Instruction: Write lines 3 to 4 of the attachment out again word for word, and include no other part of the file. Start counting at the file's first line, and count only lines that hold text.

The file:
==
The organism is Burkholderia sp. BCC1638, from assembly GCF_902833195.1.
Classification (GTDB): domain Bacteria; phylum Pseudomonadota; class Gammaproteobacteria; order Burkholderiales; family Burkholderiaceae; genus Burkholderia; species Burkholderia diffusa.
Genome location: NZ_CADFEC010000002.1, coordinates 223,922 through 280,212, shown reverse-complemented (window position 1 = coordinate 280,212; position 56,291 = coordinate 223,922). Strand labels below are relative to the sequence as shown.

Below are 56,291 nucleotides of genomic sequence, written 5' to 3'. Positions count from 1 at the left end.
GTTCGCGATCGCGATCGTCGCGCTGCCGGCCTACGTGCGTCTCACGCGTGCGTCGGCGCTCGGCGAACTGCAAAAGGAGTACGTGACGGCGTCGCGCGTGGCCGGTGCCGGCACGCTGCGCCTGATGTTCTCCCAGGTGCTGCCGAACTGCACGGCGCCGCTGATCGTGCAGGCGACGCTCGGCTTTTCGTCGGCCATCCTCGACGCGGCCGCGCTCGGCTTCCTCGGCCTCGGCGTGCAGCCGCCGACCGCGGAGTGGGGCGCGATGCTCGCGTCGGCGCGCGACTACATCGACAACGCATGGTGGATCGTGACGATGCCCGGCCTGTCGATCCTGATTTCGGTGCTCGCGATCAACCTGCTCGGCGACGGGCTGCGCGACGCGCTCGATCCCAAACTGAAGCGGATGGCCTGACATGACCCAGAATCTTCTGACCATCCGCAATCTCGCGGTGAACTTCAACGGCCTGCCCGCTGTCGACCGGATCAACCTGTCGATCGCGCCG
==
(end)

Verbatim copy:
Genome location: NZ_CADFEC010000002.1, coordinates 223,922 through 280,212, shown reverse-complemented (window position 1 = coordinate 280,212; position 56,291 = coordinate 223,922). Strand labels below are relative to the sequence as shown.

Below are 56,291 nucleotides of genomic sequence, written 5' to 3'. Positions count from 1 at the left end.